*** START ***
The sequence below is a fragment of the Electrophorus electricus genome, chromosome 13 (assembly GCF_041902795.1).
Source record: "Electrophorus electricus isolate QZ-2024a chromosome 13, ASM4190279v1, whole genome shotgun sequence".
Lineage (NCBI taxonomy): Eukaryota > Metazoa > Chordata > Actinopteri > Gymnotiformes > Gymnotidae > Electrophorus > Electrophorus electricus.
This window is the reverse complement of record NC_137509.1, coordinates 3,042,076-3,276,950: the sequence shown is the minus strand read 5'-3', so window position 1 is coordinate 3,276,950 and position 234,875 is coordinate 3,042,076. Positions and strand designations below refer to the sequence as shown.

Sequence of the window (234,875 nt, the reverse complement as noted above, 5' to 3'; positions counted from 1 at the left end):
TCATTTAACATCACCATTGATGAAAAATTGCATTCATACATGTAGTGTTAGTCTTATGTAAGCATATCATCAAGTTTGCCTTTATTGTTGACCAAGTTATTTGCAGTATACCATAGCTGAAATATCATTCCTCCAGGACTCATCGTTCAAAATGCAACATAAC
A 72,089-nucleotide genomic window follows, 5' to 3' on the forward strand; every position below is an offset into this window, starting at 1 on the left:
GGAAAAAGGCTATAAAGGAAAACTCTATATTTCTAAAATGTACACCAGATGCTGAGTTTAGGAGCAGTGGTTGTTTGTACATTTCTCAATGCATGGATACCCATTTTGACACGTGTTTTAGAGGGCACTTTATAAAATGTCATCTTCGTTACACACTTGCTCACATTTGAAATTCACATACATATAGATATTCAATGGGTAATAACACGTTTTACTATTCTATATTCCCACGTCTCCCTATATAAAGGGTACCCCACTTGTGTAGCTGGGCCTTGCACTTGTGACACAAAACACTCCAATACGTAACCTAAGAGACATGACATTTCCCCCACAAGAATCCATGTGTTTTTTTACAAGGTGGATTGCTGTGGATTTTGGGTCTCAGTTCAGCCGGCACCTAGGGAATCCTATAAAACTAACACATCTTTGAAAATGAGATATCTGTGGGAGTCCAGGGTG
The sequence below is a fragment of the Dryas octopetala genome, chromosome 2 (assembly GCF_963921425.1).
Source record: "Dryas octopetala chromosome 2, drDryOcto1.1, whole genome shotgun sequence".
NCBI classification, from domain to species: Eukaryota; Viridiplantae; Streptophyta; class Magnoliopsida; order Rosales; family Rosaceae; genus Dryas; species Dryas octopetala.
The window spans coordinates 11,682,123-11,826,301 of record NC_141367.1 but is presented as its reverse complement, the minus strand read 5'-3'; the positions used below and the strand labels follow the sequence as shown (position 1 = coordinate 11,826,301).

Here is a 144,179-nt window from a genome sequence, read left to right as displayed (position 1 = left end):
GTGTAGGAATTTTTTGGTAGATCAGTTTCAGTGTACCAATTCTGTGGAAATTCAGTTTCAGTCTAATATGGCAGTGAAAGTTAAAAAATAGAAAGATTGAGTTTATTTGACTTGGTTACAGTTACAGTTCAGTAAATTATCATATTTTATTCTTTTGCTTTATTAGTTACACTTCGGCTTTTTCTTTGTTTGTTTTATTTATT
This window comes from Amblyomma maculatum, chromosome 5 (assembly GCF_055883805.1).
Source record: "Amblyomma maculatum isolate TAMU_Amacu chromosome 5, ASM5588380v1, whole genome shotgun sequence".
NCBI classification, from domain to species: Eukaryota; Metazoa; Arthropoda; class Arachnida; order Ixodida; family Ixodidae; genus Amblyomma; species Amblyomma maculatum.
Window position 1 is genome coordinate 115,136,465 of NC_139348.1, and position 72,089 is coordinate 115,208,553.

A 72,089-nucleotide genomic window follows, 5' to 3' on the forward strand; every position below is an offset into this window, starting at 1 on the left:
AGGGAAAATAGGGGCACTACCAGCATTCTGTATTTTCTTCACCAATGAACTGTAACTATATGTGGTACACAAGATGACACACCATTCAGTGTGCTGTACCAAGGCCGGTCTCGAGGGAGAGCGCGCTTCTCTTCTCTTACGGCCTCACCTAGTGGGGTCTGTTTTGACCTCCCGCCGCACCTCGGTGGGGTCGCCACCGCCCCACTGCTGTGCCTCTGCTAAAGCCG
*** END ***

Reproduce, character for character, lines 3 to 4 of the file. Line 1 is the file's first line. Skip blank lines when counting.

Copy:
Lineage (NCBI taxonomy): Eukaryota > Metazoa > Chordata > Actinopteri > Gymnotiformes > Gymnotidae > Electrophorus > Electrophorus electricus.
This window is the reverse complement of record NC_137509.1, coordinates 3,042,076-3,276,950: the sequence shown is the minus strand read 5'-3', so window position 1 is coordinate 3,276,950 and position 234,875 is coordinate 3,042,076. Positions and strand designations below refer to the sequence as shown.